Buying and Storing Fish

How to buy and store fish

Buying Fish
Look for fresh-smelling whole fish with shiny skin; reddish pink, moist gills; and clear, bulging eyes. The flesh should spring back when you press it lightly. Choose fish fillets that look moist and not dry. Get tightly sealed, solidly frozen packages of frozen fish.

Avoid fresh whole fish whose eyes have sunk into the head (a clear sign of aging); fillets that look dry; and packages of frozen fish that are stained (whatever leaked on the package may have seeped through onto the fish) or are coated with ice crystals (the package may have defrosted and been refrozen).


Storing Fish
Remove fish from plastic wrap as soon as you get it home. Plastic keeps out air, encouraging the growth of bacteria that make the fish smell bad. If the fish smells bad when you open the package, throw it out.
Refrigerate all fresh and smoked fish immediately. Fish spoils quickly because it has a high proportion of polyunsaturated fatty acids (which pick up oxygen much more easily than saturated or monounsaturated fatty acids). Refrigeration also slows the action of microorganisms on the surface of the fish that convert proteins and other substances to mucopolysaccharides, leaving a slimy film on the fish. Keep fish frozen until you are ready to use it. Store canned fish in a cool cabinet or in a refrigerator (but not the freezer). The cooler the temperature, the longer the shelf life.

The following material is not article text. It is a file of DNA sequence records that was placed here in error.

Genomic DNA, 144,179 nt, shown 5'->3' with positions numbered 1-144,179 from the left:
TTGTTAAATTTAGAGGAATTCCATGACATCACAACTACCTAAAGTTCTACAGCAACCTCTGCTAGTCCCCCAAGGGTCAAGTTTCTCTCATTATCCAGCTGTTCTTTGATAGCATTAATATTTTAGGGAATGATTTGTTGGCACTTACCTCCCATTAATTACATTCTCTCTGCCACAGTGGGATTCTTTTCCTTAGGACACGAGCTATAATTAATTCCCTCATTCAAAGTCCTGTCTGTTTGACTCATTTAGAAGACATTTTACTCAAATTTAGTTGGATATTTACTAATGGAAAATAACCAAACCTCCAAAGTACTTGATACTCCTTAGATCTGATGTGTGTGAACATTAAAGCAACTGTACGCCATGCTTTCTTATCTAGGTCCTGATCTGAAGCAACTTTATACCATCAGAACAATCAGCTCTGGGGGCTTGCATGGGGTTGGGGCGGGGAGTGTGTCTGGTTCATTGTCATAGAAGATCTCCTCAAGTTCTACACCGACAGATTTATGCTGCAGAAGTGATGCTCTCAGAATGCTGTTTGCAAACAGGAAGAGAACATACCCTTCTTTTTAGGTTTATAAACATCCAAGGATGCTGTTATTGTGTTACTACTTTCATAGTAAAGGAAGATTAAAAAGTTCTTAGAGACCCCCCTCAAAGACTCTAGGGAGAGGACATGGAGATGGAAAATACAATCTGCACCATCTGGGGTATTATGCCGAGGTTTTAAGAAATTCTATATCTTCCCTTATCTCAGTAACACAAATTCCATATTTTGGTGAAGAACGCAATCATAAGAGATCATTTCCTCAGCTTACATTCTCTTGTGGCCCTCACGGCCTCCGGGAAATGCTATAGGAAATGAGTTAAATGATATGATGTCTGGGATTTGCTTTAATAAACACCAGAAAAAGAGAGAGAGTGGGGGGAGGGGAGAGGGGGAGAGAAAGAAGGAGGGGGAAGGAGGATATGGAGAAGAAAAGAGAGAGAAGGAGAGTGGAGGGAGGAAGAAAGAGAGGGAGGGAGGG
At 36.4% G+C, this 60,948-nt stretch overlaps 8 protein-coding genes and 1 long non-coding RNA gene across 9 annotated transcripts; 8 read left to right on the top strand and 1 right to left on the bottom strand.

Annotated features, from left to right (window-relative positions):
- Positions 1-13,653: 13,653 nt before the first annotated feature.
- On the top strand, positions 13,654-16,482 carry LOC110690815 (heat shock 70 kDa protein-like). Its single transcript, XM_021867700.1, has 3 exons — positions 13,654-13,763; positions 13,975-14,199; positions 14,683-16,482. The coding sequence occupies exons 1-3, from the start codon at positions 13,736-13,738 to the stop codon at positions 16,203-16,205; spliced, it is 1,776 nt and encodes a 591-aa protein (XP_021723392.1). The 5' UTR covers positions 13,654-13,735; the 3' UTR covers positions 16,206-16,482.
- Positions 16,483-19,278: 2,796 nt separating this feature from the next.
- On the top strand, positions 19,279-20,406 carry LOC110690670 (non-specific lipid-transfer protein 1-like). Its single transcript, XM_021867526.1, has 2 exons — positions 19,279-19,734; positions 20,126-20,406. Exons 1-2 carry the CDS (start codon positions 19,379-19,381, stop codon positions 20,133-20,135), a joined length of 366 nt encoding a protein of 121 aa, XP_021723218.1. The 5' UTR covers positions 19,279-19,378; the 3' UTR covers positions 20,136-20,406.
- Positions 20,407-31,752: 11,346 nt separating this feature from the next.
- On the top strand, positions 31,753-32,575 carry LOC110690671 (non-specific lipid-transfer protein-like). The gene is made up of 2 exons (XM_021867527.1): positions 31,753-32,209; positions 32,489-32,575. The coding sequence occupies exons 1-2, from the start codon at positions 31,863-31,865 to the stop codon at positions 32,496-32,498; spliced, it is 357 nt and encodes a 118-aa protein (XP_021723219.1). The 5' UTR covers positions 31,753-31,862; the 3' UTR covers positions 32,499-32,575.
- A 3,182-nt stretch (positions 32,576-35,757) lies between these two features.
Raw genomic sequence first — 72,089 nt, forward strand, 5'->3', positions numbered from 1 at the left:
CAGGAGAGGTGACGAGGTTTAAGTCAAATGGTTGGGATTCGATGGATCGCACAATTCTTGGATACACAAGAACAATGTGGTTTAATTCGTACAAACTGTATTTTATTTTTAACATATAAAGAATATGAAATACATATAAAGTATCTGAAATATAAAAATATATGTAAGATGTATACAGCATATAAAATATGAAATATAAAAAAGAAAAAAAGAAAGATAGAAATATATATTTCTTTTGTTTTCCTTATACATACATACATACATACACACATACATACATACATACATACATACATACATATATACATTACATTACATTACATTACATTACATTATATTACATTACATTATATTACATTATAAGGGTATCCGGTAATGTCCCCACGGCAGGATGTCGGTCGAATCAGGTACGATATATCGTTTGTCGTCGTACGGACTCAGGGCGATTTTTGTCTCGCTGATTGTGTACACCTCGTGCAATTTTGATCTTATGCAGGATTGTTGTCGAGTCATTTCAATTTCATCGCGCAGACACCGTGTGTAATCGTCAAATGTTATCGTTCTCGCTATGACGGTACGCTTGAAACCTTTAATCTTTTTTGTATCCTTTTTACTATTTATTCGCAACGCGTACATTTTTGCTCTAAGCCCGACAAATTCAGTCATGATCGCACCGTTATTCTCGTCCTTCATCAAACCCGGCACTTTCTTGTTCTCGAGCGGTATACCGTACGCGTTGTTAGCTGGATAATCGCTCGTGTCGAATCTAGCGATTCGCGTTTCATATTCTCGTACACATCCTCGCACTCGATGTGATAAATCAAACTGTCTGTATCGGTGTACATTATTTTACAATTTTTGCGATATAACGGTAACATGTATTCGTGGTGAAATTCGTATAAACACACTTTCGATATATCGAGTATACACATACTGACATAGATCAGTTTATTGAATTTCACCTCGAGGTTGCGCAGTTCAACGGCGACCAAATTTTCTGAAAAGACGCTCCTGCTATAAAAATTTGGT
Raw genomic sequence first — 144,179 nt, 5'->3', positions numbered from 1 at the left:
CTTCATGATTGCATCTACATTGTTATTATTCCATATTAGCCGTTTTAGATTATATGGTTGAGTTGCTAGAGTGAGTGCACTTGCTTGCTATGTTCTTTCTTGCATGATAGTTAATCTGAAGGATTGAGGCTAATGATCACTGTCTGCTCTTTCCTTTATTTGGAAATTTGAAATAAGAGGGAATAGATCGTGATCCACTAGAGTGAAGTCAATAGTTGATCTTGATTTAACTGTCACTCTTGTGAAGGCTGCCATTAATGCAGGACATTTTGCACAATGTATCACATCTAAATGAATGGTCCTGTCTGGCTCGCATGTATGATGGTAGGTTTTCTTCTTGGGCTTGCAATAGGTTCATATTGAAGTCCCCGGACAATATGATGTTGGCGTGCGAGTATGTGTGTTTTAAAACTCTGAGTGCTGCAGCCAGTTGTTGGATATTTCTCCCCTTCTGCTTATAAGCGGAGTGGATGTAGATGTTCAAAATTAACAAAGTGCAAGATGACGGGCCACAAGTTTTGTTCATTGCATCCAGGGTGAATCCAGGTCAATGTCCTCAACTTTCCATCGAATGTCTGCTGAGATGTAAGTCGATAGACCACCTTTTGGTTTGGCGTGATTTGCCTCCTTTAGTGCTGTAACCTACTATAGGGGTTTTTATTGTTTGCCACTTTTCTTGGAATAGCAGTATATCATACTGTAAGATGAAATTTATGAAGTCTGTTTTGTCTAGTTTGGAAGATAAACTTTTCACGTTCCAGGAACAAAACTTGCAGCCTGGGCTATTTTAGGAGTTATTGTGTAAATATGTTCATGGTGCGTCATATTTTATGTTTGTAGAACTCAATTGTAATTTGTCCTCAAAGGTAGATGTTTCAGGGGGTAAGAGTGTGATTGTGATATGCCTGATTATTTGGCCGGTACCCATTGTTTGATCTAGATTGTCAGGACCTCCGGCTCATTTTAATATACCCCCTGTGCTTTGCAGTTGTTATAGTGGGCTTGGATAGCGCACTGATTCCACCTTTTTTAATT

Preparing and Cooking Fish
For fresh fish, rub the fish with lemon juice, then rinse it under cold running water. The lemon juice (an acid) will convert the nitrogen compounds that make fish smell "fishy" to compounds that break apart easily and can be rinsed off the fish with cool running water. Rinsing your hands in lemon juice and water will get rid of the fishy smell after you have been preparing fresh fish.

As for frozen fish, defrost plain frozen fish in the refrigerator or under cold running water. Prepared frozen fish dishes should not be thawed before you cook them since defrosting will make the sauce or coating soggy.
Salted dried fish. Salted dried fish should be soaked to remove the salt. How long you have to soak the fish depends on how much salt was added in processing. A reasonable average for salt cod, mackerel, haddock (finnan haddie), or herring is three to six hours, with two or three changes of water.

When you are done, clean all utensils thoroughly with hot soap and hot water. Wash your cutting board, wood or plastic, with hot water, soap, and a bleach-and-water solution. For ultimate safety in preventing the transfer of microorganisms from the raw fish to other foods, keep one cutting board exclusively for raw fish, meats, and poultry, and a second one for everything else. Finally, don't forget to wash your hands.

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